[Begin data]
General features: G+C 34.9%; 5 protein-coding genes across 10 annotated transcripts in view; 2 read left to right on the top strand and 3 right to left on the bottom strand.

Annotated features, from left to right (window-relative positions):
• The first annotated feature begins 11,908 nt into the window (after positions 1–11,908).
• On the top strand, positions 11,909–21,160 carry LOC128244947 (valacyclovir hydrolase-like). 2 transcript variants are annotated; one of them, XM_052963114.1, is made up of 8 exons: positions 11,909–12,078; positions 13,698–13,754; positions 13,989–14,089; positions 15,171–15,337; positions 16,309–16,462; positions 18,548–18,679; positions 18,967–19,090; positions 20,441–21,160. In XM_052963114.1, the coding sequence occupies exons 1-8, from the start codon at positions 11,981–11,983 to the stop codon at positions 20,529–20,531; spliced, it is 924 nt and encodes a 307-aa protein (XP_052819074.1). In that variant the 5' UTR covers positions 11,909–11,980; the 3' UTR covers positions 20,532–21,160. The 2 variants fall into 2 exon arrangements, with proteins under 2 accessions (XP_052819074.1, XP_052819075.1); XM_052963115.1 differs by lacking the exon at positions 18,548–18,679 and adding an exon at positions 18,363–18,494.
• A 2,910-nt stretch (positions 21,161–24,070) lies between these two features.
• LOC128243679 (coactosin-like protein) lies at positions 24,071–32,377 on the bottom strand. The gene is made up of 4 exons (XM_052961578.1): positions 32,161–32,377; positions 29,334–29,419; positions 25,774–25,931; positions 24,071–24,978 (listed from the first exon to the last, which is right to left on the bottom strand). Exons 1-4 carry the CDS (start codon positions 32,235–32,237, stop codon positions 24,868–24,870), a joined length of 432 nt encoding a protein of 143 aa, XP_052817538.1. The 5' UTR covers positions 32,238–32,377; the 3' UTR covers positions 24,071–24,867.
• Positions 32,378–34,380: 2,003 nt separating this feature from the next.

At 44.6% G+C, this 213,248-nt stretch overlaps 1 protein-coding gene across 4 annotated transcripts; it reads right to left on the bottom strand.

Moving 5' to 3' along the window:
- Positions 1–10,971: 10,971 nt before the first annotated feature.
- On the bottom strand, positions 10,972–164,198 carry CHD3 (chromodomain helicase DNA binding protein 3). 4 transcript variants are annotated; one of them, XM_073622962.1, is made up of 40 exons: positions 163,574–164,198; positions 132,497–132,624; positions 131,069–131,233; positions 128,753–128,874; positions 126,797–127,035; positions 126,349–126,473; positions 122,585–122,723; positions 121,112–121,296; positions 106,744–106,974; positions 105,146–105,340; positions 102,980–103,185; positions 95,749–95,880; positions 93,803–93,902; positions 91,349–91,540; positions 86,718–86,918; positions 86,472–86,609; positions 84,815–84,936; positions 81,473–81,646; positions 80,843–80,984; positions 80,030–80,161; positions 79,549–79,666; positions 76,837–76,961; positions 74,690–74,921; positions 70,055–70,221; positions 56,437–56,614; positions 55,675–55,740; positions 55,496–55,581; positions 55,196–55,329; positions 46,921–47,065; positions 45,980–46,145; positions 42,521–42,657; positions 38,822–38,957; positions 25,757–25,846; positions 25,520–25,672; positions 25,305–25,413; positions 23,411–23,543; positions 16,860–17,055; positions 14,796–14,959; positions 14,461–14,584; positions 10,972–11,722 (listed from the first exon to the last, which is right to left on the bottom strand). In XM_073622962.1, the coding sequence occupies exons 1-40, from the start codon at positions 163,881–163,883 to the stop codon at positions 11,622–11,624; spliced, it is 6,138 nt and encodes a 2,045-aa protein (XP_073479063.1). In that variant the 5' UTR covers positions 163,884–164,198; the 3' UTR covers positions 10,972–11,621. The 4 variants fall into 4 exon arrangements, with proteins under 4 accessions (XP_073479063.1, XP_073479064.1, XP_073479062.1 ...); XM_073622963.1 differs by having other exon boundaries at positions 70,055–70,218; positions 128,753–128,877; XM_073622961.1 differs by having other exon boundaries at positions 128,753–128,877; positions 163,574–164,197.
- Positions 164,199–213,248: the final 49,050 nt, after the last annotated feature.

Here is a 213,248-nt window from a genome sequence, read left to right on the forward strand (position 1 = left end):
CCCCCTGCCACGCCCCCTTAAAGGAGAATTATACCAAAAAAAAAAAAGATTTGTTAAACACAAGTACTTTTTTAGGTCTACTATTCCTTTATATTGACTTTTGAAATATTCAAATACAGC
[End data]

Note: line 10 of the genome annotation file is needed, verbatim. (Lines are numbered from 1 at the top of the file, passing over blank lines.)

- Positions 1–10,971: 10,971 nt before the first annotated feature.